Category Archives: Development

Gaspereau Ave Appeal

David Daniels has submitted this to pass on. It is from the latest issue of the Mud Creek News. Watch for more items in the next few days.

THE GASPEREAU AVE. APT. APPEAL
The developer appealed the decision by Council to reject the proposed 4-storey apartment building along Gaspereau Ave to the Utility and Review Board. The developer’s solicitor sought to adjourn the appeal.  “Our client wishes to explore whether a redesign of the project will meet the approval of the Town Council by way of development agreement while reserving its rights with respect to the refusal which is the subject matter of this appeal.”  The Town agreed to the requested adjournment.  
Mr. Morrison, the Town’s Director of Planning, previously negotiated the development agreement which the Council unanimously rejected.
I assumed, correctly, that Mr. Morrison would again be representing the Town in the new negotiations with the developer.  I asked at the Dec. 5th Committee of Council meeting whether Mr. Morrison would be receiving any direction from Town Council concerning the negotiations.  The answer was “no.”  I did not ask “why not” but that surely is a question which Councilors may wish to ponder.  I was told that Diane Mombourquette, the CAO, would be joining Mr. Morrison at the negotiation table.  
David A. Daniels
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Gaspereau Apts. – Another View

A submission from David Daniels concerning the proposed development on Gaspereau. Ave.

GASPEREAU APT.S – ANOTHER VIEW

 After a public hearing, the Town Council on September 19th voted 6-0 to reject a proposal to construct a four storey multi-unit apartment building (the “Proposal”) at 146 Gaspereau Avenue. (Councilor Simpson was not present.) The proposed building would contain 38 one and two bedroom apartments. The developer stated that he hoped that half the units would provide affordable housing.

The Proposal was recommended by Town Staff and the Community Development Committee (CDC),  Yet, was unanimously rejected by Council.  How did this reversal happen?  And does it raise issues about the Town’s approval process?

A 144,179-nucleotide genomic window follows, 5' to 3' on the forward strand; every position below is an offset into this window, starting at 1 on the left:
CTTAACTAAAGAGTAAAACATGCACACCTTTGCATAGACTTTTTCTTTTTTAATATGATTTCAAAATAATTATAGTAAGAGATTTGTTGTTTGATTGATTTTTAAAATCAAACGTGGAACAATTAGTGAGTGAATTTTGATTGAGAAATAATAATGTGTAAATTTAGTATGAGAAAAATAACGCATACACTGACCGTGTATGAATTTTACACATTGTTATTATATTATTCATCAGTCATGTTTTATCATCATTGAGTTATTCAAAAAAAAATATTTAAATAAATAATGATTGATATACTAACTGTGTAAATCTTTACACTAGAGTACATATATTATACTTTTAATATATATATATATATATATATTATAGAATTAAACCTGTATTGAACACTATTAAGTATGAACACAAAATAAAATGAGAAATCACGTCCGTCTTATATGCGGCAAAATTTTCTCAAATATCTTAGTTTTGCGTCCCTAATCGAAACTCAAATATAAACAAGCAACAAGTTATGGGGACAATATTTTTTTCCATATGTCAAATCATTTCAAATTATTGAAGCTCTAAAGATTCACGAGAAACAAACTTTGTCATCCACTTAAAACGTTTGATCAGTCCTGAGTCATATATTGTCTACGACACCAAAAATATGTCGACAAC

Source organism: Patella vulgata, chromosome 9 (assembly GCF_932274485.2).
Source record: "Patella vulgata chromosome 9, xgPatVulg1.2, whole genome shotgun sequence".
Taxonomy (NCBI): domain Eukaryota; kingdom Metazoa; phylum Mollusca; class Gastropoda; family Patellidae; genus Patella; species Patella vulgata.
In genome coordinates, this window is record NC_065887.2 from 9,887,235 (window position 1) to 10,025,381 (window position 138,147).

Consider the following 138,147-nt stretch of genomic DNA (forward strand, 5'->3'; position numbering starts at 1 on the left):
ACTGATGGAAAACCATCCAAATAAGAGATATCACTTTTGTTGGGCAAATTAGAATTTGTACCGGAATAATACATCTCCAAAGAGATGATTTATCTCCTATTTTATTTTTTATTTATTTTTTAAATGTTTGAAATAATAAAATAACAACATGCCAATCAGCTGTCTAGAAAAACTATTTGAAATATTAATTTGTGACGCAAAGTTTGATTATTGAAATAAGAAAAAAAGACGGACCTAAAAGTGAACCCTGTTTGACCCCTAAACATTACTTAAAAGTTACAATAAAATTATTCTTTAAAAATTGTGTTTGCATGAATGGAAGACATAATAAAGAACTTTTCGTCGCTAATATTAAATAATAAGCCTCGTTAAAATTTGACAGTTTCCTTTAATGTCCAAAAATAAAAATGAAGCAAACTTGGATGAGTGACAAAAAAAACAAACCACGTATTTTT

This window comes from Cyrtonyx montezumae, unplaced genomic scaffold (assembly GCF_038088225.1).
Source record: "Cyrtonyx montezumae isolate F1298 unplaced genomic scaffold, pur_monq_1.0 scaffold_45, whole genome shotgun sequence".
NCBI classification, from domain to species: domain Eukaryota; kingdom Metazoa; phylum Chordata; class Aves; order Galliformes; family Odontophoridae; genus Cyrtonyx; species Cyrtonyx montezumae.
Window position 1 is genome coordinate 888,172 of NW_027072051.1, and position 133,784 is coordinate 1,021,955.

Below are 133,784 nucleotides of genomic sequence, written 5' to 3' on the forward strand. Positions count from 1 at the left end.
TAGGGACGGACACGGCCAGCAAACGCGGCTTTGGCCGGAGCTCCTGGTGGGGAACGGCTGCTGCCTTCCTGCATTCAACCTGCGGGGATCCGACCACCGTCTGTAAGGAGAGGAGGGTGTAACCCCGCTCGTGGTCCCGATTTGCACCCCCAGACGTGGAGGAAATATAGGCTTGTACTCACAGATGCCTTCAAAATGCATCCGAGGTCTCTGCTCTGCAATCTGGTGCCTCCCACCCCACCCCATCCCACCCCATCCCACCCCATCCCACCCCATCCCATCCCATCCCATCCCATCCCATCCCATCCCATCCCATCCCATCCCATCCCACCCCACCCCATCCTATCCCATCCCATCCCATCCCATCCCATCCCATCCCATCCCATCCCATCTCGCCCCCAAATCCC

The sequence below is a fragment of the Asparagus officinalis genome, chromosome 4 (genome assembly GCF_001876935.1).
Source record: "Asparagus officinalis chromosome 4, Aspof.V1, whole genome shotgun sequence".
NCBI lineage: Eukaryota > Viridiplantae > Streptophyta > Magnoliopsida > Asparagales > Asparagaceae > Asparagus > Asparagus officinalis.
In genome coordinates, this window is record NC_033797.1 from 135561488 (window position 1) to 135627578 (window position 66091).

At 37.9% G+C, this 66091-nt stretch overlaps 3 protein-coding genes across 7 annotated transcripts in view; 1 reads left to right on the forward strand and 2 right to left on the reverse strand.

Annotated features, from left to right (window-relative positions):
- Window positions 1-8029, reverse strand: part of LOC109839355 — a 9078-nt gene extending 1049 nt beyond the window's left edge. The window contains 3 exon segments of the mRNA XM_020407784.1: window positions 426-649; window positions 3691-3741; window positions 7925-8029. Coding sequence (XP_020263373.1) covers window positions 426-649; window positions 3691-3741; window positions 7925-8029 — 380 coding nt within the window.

Before arriving at Council for decision, the Proposal had been recommended by Town Staff.  See Memo dated July 15, 2011.

In a  nine page memo, dated August 17, 2011, Gregg Morrison, the Town’s Director of Planning, provided detailed responses to issues raised by citizens opposed to the Proposal at the July 21st CDC Public Participation Meeting (PPM).

Mr. Morrison’s memorandum addressed such issues as whether the proposed height and mass of the proposed building conflict with adjacent land uses, blockage of view planes, sufficient recreational amenity space, drainage, soil movement and steep slopes.

On August 22nd, the CDC approved the Proposal by a 4-2 vote.  Voting in favour of the Proposal at CDC were Councilors Zimmerman, who chairs the CDC, and Simpson. (The Mayor apparently voted in favour of the Proposal, but in his role as ex officio member of the CDC he is not permitted to vote and his vote was not counted.)

The Planning Staff, the CDC and Council all were required to answer the same question: does the Proposal reasonably carry out the intent of the Town’s Municipal Planning Strategy?  See s. 250(1)(b) of the Municipal Government Act.  Mr. Morrison and the CDC answered “yes”; the Council said “no”.

At the September 22nd CDC meeting, that is, three days after Town Council had rejected the Proposal, one CDC member who had voted for the Proposal asked the question: “what did Council hear on Monday [September 19th] that we didn’t hear at three meetings, and the public participation meeting, that made them vote unanimously against the project?”  He went on to say: “I feel as a committee member, what’s the use.”

When one reviews the documents submitted to the CDC and Council, there were no significant issues raised at the Council meeting which had not been raised at the CDC or which could have and should have been raised earlier by Planning Staff or the CDC.

Councilor Zimmerman responded to the CDC member’s question, provided an explanation as to why the Council had rejected the Proposal and why he had changed his vote. “Some of the decision comes down to a political analysis as opposed to the kind of analysis this committee is asked to give.” Councilor Zimmerman also said that the developer was unwilling to respond to reasonable questions; the developer revealed that funding for the entire proposal was subject to obtaining funding for the affordable housing units and that he was unwilling to enter into a development agreement which would make approval of the proposal contingent upon the inclusion of the affordable units; and mass and scale were important issues and while opponents of the project provided a “model” [made of Legos], the developer refused to provide a massing model.